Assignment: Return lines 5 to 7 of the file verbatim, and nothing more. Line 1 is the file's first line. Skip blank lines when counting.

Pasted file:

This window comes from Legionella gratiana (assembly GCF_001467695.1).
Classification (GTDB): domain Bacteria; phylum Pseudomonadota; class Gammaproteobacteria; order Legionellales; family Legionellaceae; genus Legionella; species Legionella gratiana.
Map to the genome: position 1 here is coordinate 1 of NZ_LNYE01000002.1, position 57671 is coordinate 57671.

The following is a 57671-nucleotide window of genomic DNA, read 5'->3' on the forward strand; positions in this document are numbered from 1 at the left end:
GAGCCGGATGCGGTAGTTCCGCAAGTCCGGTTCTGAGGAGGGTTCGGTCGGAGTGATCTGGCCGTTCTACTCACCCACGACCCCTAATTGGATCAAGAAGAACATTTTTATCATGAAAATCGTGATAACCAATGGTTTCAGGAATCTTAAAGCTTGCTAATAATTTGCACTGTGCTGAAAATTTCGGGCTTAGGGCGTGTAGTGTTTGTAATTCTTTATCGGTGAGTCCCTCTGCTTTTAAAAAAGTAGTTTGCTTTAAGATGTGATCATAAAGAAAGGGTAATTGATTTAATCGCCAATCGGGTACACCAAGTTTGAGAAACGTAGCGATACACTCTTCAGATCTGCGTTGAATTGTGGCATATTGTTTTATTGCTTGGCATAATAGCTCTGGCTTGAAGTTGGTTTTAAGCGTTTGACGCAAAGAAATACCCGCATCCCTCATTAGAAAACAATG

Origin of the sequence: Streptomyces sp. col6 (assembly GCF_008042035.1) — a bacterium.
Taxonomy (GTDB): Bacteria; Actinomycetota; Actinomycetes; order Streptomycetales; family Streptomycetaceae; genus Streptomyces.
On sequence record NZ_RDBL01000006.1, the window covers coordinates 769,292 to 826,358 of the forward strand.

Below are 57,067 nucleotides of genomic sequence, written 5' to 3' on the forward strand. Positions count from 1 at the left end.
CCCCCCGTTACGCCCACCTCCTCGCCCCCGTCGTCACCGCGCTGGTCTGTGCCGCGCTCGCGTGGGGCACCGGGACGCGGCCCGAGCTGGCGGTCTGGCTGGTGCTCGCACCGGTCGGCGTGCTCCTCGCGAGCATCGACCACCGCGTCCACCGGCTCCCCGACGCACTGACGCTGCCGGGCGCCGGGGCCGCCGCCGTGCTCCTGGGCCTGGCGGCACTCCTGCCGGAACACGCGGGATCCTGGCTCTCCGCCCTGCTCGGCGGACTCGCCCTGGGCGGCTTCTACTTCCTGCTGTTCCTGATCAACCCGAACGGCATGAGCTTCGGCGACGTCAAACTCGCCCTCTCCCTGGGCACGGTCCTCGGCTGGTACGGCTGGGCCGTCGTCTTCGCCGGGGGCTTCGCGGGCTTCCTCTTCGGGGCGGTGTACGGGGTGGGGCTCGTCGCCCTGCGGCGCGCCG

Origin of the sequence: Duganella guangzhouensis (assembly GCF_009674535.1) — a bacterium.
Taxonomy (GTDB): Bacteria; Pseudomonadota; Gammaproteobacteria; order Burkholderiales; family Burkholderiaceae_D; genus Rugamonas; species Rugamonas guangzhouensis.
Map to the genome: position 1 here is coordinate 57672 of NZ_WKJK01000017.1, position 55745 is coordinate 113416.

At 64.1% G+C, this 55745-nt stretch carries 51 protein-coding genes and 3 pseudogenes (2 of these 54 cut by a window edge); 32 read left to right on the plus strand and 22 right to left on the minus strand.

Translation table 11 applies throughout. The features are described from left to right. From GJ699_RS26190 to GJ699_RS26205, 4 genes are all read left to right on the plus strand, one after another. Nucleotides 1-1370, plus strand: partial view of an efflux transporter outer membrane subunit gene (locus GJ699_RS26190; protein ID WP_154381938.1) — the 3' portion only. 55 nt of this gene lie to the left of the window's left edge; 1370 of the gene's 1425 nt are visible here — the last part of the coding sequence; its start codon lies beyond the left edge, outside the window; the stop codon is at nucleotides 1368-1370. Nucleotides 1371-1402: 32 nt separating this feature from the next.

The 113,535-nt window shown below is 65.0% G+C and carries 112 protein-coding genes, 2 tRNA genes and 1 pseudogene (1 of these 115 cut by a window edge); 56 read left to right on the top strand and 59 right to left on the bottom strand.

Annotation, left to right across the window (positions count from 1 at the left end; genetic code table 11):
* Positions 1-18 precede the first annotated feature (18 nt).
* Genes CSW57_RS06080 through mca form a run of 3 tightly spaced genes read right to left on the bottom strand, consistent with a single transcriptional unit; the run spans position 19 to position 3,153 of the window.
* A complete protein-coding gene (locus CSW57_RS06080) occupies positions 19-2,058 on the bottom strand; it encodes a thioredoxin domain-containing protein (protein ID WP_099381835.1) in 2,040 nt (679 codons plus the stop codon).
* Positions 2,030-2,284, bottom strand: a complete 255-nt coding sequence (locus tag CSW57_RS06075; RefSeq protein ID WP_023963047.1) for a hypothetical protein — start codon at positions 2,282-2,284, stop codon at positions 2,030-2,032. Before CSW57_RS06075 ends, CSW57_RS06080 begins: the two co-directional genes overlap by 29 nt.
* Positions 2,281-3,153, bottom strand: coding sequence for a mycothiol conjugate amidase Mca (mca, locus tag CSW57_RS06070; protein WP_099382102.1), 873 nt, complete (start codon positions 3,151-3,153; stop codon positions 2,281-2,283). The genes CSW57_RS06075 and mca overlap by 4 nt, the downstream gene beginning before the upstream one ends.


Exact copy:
GAGCCGGATGCGGTAGTTCCGCAAGTCCGGTTCTGAGGAGGGTTCGGTCGGAGTGATCTGGCCGTTCTACTCACCCACGACCCCTAATTGGATCAAGAAGAACATTTTTATCATGAAAATCGTGATAACCAATGGTTTCAGGAATCTTAAAGCTTGCTAATAATTTGCACTGTGCTGAAAATTTCGGGCTTAGGGCGTGTAGTGTTTGTAATTCTTTATCGGTGAGTCCCTCTGCTTTTAAAAAAGTAGTTTGCTTTAAGATGTGATCATAAAGAAAGGGTAATTGATTTAATCGCCAATCGGGTACACCAAGTTTGAGAAACGTAGCGATACACTCTTCAGATCTGCGTTGAATTGTGGCATATTGTTTTATTGCTTGGCATAATAGCTCTGGCTTGAAGTTGGTTTTAAGCGTTTGACGCAAAGAAATACCCGCATCCCTCATTAGAAAACAATG

Origin of the sequence: Streptomyces sp. col6 (assembly GCF_008042035.1) — a bacterium.
Taxonomy (GTDB): Bacteria; Actinomycetota; Actinomycetes; order Streptomycetales; family Streptomycetaceae; genus Streptomyces.